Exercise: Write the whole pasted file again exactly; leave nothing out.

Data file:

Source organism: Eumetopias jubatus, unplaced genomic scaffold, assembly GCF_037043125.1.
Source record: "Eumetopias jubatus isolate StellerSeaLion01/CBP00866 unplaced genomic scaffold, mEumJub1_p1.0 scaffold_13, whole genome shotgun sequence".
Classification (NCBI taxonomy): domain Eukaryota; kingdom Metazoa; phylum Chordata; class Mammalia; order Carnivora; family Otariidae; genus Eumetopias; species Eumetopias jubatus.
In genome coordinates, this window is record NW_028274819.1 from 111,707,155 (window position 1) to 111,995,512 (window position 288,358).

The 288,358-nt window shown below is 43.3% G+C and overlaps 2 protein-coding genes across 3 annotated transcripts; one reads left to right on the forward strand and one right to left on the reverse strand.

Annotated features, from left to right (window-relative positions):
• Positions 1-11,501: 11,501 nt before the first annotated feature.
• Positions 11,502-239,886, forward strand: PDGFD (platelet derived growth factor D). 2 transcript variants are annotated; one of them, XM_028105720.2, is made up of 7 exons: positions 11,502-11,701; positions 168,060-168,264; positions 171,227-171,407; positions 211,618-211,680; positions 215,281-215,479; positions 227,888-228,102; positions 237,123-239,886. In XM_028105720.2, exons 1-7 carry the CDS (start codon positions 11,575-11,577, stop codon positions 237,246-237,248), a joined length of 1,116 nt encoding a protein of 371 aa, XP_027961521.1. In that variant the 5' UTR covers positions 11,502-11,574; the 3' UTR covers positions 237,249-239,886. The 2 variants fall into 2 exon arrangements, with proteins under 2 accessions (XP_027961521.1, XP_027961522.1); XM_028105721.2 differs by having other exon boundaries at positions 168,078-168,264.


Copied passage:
Source organism: Eumetopias jubatus, unplaced genomic scaffold, assembly GCF_037043125.1.
Source record: "Eumetopias jubatus isolate StellerSeaLion01/CBP00866 unplaced genomic scaffold, mEumJub1_p1.0 scaffold_13, whole genome shotgun sequence".
Classification (NCBI taxonomy): domain Eukaryota; kingdom Metazoa; phylum Chordata; class Mammalia; order Carnivora; family Otariidae; genus Eumetopias; species Eumetopias jubatus.
In genome coordinates, this window is record NW_028274819.1 from 111,707,155 (window position 1) to 111,995,512 (window position 288,358).

The 288,358-nt window shown below is 43.3% G+C and overlaps 2 protein-coding genes across 3 annotated transcripts; one reads left to right on the forward strand and one right to left on the reverse strand.

Annotated features, from left to right (window-relative positions):
• Positions 1-11,501: 11,501 nt before the first annotated feature.
• Positions 11,502-239,886, forward strand: PDGFD (platelet derived growth factor D). 2 transcript variants are annotated; one of them, XM_028105720.2, is made up of 7 exons: positions 11,502-11,701; positions 168,060-168,264; positions 171,227-171,407; positions 211,618-211,680; positions 215,281-215,479; positions 227,888-228,102; positions 237,123-239,886. In XM_028105720.2, exons 1-7 carry the CDS (start codon positions 11,575-11,577, stop codon positions 237,246-237,248), a joined length of 1,116 nt encoding a protein of 371 aa, XP_027961521.1. In that variant the 5' UTR covers positions 11,502-11,574; the 3' UTR covers positions 237,249-239,886. The 2 variants fall into 2 exon arrangements, with proteins under 2 accessions (XP_027961521.1, XP_027961522.1); XM_028105721.2 differs by having other exon boundaries at positions 168,078-168,264.